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Definition of "get" [get]

  • To come into possession or use of; receive: got a cat for her birthday. (verb-transitive)
  • To meet with or incur: got nothing but trouble for her efforts. (verb-transitive)
  • To go after and obtain: got a book at the library; got breakfast in town. (verb-transitive)
  • To go after and bring: Get me a pillow. (verb-transitive)
  • To purchase; buy: get groceries. (verb-transitive)
  • To come into possession of; receive or earn (verb)

American Heritage(R) Dictionary of the English Language, Fifth Edition. Copyright (c) 2011 by Houghton Mifflin Harcourt Publishing Company. Published by Houghton Mifflin Harcourt Publishing Company. All rights reserved.

  • To bring or fetch (verb)
  • To contract or be affected by (verb)
  • To capture or seize (verb)
  • To become or cause to become or act as specified (verb)
  • To succeed in going, coming, leaving, etc (verb)
  • To manage or contrive (verb)
  • To make ready or prepare (verb)
  • To hear, notice, or understand (verb)
  • To learn or master by study (verb)
  • To come (to) or arrive (at) (verb)
  • To catch or enter (verb)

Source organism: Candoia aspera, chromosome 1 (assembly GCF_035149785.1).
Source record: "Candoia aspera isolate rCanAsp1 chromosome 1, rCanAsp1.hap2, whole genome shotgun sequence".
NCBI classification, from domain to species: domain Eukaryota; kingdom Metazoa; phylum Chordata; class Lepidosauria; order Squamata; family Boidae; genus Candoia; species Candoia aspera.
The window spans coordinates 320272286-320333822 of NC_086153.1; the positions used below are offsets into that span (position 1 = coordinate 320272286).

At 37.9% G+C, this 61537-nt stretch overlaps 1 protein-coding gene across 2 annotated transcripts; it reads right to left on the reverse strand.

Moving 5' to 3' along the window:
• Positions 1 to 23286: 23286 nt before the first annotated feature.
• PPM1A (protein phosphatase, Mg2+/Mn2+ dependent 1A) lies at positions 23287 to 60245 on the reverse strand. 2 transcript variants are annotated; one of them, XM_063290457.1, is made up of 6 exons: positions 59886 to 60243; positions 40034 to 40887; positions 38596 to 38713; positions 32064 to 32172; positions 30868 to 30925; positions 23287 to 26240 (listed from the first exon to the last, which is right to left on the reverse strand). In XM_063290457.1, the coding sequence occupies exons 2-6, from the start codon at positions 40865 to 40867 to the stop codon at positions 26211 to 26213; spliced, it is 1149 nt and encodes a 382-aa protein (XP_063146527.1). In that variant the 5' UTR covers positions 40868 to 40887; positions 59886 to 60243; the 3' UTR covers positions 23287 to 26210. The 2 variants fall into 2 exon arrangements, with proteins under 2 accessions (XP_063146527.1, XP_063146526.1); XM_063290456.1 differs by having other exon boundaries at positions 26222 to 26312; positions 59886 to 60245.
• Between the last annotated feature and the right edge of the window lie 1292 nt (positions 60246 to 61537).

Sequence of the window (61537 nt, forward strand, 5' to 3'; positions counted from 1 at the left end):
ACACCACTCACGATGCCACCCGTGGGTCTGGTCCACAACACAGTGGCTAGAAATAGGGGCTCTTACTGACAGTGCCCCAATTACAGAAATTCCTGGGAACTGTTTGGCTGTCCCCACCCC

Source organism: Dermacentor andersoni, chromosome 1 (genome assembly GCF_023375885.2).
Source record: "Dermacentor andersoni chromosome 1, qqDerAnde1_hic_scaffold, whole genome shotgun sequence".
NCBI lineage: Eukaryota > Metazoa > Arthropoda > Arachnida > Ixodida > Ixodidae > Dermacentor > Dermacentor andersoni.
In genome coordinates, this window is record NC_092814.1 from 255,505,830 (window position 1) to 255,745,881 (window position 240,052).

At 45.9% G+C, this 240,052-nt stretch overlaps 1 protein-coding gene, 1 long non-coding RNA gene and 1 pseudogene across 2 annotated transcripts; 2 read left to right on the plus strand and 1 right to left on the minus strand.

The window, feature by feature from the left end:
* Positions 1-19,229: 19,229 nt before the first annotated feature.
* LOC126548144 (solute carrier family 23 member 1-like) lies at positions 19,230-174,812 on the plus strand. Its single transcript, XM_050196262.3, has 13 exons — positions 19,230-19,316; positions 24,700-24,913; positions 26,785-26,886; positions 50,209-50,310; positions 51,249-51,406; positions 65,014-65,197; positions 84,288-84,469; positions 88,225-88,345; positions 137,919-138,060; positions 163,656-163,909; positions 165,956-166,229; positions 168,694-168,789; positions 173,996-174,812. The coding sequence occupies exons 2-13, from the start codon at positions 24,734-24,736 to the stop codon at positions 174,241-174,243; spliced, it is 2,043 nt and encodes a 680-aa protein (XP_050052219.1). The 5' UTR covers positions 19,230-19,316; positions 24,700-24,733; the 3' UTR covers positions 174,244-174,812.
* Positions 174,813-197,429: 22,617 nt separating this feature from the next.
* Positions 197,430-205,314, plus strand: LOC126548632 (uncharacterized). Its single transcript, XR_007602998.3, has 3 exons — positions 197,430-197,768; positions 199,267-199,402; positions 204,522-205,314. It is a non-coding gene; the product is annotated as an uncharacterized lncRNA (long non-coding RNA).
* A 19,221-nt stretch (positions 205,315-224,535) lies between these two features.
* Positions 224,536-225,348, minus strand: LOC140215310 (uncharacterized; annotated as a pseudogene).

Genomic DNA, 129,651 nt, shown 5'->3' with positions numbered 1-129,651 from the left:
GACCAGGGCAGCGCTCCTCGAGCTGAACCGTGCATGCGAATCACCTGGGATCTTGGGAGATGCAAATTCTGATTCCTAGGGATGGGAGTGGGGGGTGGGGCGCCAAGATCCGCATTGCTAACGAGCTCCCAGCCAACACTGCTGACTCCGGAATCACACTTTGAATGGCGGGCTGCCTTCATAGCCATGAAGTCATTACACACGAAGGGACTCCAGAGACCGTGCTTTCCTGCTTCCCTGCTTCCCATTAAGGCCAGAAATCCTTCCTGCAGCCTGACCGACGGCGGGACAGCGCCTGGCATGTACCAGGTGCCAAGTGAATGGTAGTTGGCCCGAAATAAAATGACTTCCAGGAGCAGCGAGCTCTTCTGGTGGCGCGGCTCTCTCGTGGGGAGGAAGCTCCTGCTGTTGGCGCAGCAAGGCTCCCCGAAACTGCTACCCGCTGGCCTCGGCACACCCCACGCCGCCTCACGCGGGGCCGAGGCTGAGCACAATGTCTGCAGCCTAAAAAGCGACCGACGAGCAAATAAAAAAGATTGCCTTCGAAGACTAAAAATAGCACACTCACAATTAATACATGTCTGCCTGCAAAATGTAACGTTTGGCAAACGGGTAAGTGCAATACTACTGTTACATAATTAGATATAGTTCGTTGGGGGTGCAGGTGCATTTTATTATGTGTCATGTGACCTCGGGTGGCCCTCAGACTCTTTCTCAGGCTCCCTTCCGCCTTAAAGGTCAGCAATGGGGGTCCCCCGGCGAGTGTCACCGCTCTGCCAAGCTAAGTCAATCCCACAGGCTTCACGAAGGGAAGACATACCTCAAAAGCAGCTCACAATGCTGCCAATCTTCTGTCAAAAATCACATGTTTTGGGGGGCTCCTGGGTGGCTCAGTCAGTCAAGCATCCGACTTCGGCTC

• To induce or persuade (verb)
  • To reach by calculation (verb)
  • To receive (a broadcast signal) (verb)
  • To communicate with (a person or place), as by telephone (verb)
  • To have an emotional effect (on) (verb)
  • To annoy or irritate (verb)
  • To bring a person into a difficult position from which he or she cannot escape (verb)
  • To puzzle; baffle (verb)
  • To hit (verb)
  • To be revenged on, esp by killing (verb)
  • To gain access (to a person) with the purpose of bribing him or her (verb)
  • To obtain access (to someone) and kill or silence him or her (verb)
  • To have the better of (verb)
  • To begin (verb)
  • Go! leave now! (verb)
  • To beget or conceive (verb)
  • The act of begetting (noun)
  • Something begotten; offspring (noun)
  • (in tennis, squash, etc) a successful return of a shot that was difficult to reach (noun)

www.Collinsdictionary.com (c) HarperCollins Publishers Ltd 2016

Use "get" in a sentence
  • "Rather than making it harder to get divorced, which would cause problems for people in abusive situations, why not just make it harder to *get* married?"
  • "Even beyond that most people in the province probably know residents who had never shown an interest in jigging a cod before they were told they couldn’t, and those same residents were among the first to decide they simply had to get out and “get their fish."
  • "Yes, -- and, to confirm my suspicions, here rattle in the drums and pipe in the fifes, wooing us to get up, _get up_, with music too peremptory to be harmonious."